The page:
So when I was half way through my previous posting on Anthony Bourdain, and watching my daily dose of No Reservations online, I got a little craving for TACOS! And not just any kind of taco; not your run of the mill, chain restaurant flour tortilla taco. O no, no, no, I wanted a taco that hit a little closer to real deal. (Plus I'm an advocate of corn tortilla anyways...)
It really is a shame that there aren't street food vendor's on American streets. I think the closest thing we get to street food would be taco trucks...and believe me it's a lot better than your local taco bell...A LOT BETTER and it's affordable! And let's face it, half the fun of eating at a taco truck comes from sitting curb-side with maize tortillas filled with lengua (cow tongue) or whatever kind of meat you like, salsa verde, onions, cilantro, a squeeze of lime, and a side of radish for a buck twenty five each to brighten up your day. Yes folks, I did say "a buck twenty five", did your jaw drop or what!? And this place that some friends of mine discovered on a late night snack run (yes, it's open 24 hours) has tacos that are reminiscent of taco trucks and worth the travel.
I decided to take a little 4 mile drive to one of the best taqueria places I've had since I've been living in Orange County. Taqueria De Anda in Santa Ana. YUMMMM!!! Now, I grew up with taco trucks in San Francisco and if you love taco truck tacos, man is this the place for you. Sure Taqueria De Anda looks a little drab on the outside...and sure, it's definitely not your five star restaurant on the inside either, BUT C'MON it's a taqueria for Pete's sake and all that's on my mind when my stomach is roaring "TACOS!" is this place.
Nestled just beyond a set of railroad tracks in Santa Ana California, this place serves some of the most authentic tacos I've had thus far. The large dark beige building with a children's play train at the far right of the building makes it look somewhat like a McDonalds, and the interior isn't that far from it either. The large white trimmed windows light up the red tile floors and the plastic booths and tables inside the dining area. The lengua, cabesa, pollo, and carne esada are put in metal tubs that are heated with boiling water beneath it; similar to the way food is kept warm at a buffet. Each taco is made with two small maize tortillas and stuffed with meat, cilantro, onions, and salsa. Nothing fancy, nothing frilly; strictly practical. To the left of the cash register is a salad bar with two different types of salsa, radishes, key lime wedges, cilantro, and onions (I myself, opt for a TON of limes) And as a refreshment order up a nice big 'ole cup of Horchata (rice milk).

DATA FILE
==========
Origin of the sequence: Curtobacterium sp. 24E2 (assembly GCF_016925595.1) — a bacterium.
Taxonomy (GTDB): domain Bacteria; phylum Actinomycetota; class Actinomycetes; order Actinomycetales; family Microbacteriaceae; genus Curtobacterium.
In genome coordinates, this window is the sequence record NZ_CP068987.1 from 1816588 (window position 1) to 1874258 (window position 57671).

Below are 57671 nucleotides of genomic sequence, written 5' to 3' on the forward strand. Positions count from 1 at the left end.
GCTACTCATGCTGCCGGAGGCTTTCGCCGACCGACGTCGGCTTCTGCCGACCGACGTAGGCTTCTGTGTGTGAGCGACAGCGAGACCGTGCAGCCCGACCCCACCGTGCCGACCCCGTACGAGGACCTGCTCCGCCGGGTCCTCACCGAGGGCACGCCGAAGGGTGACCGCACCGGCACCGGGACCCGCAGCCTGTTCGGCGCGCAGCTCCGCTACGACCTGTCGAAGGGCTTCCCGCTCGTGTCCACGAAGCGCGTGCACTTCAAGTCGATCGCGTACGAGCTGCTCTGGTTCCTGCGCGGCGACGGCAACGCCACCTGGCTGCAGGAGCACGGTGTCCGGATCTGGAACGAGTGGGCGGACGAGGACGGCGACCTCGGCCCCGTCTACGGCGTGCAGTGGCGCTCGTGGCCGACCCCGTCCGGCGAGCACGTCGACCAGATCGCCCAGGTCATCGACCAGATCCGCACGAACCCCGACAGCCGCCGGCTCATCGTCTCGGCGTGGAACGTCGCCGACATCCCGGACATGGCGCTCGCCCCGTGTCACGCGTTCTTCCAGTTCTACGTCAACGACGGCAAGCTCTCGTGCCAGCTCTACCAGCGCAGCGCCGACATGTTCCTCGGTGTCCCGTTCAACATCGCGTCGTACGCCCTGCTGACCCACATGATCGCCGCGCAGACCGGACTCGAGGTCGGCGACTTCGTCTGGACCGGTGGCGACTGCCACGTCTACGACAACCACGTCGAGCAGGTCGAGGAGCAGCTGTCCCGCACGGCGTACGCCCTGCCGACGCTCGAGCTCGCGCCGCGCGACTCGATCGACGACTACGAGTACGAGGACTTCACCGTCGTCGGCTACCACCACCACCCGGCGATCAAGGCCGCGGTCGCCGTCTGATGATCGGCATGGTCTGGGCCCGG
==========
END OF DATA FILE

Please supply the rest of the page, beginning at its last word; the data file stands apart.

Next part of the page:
Taqueria De Anda I would say is more of a Mexican food "joint" rather than a "restaurant". I know, I know, "joint"? YES! That's right. A food "joint". Although the word makes this establishment sound unreliable and disgusting (and it may seem so when you walk in) I believe you have to EARN the title of a food "joint". I associate the word with "authenticity" and "deliciousness"not to mention "affordability". When a taqueria serves lengua and cabesa (tongue and head, usually of a cow) and cooks it properly, it's worthy of five stars from me, and this place has go it!
The picture I supplied isn't of a taco from Taqueria De Anda, I nabbed it from http://www.bunrab.com/dailyfeed/dailyfeed_images_feb-07/df07_02-19_tongueo.jpg.
Disappointing I know. It looks similar, a little more dressy and styled than the real thing, but I was already 3/4 of the way done with my last taco before it even occurred to me that I should take a picture...but next time I go...I'll make it a point to remember!